These are prone to hiss because of what I can only see as a lot of output power. Sensitive IEM and Headphones will be covered in hiss at low volumes and you can still hear it present as you turn the volume to more listenable volumes. SO if you plan to be using this amp with your new Fischer Audio DBA-02’s for example, that’s not going to be ideal, try something that has a fairly low sensitivity and you should be okay.
Finally we have sound quality and I was using the Epiphany Acoustics EHP-02 (Objective 2) as a reference. The objective 2 is fast, transparent, neutral and has a wide soundstage. In comparison the first thing that is obvious is that the MRB is tainted with a warmth and slight coloration. Now this is not a bad thing and helps it pairs with headphones that are on the brighter side but it is not a clean transparent amp at the end of the day. Depending on what your looking for though this may be ideal or plain awful as I know some people go out looking for a warm amp and others are all about perfect transparency. Moving on there is the speed and the MRB is no slouch here. However you can tell it slightly lagging behind the O2 a little bit and everything was just not as easy. As for soundstage, there was not actually a whole lot of difference and the MRB sounded really open and had really nice imagery as well as great height to it.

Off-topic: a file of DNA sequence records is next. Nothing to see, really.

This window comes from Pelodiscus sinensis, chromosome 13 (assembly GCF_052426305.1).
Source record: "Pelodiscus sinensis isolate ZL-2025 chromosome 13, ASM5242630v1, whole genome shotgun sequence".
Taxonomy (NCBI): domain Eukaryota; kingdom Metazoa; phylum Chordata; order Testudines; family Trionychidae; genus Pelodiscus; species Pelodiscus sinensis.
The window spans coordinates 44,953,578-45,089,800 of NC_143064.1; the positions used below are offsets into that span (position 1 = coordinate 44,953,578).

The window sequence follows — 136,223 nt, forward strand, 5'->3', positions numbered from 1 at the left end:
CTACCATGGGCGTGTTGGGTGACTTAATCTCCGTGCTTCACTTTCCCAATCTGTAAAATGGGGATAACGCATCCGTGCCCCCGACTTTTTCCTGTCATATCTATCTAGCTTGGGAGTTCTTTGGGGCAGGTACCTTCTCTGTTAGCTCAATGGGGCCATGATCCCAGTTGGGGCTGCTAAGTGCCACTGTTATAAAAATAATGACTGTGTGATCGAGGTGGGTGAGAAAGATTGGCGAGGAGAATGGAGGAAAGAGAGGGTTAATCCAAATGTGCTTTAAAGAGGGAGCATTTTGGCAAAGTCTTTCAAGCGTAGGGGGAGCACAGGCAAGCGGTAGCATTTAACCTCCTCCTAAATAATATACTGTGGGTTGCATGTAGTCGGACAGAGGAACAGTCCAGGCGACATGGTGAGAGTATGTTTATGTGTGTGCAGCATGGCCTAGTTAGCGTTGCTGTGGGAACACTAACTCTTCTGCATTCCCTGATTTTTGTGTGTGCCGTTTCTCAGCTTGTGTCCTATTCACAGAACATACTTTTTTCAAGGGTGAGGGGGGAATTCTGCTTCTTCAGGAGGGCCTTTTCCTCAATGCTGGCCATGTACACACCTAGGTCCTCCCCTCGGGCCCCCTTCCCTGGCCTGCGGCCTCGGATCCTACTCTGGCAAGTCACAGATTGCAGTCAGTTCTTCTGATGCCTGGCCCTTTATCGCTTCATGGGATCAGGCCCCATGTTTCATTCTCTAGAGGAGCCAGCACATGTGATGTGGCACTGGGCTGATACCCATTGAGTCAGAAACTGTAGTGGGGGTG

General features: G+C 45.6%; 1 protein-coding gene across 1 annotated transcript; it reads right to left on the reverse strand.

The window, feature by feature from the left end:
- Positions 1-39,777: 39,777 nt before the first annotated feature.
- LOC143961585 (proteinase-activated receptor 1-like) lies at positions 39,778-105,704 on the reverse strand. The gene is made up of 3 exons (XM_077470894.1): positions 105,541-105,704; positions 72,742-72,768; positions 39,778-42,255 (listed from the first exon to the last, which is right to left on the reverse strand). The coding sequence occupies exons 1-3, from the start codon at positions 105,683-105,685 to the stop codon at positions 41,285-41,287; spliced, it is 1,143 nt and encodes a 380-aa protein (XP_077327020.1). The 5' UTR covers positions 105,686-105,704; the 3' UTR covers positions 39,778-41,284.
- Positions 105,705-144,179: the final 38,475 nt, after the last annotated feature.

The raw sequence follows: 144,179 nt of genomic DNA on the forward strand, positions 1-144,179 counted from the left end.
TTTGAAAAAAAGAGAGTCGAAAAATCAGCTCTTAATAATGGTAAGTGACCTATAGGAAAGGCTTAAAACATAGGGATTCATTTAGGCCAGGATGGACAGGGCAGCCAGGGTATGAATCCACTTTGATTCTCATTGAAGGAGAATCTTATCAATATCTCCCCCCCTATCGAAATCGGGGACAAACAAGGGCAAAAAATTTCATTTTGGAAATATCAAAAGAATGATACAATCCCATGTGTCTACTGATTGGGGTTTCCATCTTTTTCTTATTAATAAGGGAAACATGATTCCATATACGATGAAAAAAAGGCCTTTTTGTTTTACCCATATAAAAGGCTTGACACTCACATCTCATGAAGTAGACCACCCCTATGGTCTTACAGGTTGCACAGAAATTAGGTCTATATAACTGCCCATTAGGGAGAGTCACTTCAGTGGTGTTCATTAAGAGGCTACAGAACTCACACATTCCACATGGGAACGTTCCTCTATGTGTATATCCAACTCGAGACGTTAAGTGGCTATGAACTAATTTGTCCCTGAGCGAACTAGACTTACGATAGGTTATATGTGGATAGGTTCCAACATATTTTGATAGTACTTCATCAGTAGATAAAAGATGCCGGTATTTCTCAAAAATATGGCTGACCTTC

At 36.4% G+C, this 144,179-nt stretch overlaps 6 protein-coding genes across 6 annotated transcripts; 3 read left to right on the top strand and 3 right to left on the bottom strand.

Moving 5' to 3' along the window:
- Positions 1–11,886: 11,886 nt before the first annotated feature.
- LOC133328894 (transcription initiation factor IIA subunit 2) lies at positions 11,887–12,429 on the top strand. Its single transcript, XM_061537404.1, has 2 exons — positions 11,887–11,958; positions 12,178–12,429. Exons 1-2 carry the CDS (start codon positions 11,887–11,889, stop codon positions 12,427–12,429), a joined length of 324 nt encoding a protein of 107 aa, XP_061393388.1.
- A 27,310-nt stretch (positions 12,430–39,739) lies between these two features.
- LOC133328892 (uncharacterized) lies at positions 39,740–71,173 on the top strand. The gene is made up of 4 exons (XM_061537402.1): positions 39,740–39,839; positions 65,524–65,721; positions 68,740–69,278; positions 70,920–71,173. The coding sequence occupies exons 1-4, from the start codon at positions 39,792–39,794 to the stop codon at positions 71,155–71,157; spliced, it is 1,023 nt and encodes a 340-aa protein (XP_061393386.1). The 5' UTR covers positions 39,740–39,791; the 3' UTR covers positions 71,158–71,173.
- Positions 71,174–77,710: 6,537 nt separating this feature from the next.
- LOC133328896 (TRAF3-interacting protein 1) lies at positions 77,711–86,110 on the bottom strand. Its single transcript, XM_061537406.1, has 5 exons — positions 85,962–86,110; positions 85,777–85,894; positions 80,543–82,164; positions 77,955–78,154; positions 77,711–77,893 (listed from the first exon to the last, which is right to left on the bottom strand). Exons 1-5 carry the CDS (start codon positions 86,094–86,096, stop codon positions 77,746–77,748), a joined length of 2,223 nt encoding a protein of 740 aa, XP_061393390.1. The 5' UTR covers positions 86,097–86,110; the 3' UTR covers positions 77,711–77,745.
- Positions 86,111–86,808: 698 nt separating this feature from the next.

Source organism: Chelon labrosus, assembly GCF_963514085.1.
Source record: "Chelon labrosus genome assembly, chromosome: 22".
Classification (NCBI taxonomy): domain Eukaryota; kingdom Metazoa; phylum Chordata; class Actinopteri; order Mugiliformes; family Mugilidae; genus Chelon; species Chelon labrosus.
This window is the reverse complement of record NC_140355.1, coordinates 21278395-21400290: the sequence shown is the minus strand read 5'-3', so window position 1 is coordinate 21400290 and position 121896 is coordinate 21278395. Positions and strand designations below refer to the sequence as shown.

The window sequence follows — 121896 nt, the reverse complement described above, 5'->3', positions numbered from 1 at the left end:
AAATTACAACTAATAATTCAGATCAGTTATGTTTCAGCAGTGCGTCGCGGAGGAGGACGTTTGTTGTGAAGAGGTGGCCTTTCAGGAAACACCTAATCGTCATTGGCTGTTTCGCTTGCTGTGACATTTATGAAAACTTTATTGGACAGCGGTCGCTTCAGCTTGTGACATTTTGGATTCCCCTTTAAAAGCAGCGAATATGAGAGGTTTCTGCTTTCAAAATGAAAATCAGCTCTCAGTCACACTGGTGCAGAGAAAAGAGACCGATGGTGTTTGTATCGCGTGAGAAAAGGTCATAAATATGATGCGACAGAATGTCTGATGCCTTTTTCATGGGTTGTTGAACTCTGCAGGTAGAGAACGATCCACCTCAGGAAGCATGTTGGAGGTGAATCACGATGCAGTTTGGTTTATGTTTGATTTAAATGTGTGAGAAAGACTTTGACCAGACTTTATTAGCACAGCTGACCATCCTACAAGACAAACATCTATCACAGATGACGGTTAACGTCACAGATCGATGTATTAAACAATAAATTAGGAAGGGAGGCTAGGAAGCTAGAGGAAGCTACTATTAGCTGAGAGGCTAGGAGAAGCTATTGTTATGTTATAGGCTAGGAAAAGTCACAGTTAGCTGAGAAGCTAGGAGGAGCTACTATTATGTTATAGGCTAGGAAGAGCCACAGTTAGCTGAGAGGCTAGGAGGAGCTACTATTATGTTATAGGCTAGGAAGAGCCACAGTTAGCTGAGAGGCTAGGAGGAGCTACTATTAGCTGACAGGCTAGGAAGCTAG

Breaking down the spectrums, the bass had the slightest of emphasis while maintaining great speed and punch with very good texture. The mids have a slight coloration with a presence of dark space shrouding the mids slightly. Finally the treble is very nice and extended with good texture and presence.
AD8620X1, LME49720X1, NE5532X1;
I loved making the amp and it has given me a taste in DIY and I just want to do more as it I great fun, I think next up is another amp or DAC or maybe some cables for me. I want to thank Miu for getting me involved with a bit of DIY.
As for the amp it is great physically and is a rather nice sounding warm amp for on the go use as long as your headphones are not too sensitive. It is not ‘easy; to make but far from ‘hard’ and it is so rewarding once you finish. I am not going to recommend it as the best amp in its price range but it is a contender and is great fun, you also have the ability to op-amp roll to make this sound like you want it for a bit of extra money. I think this something everyone should try doing!
Edited by Swimsonny - 9/16/12 at 12:01pm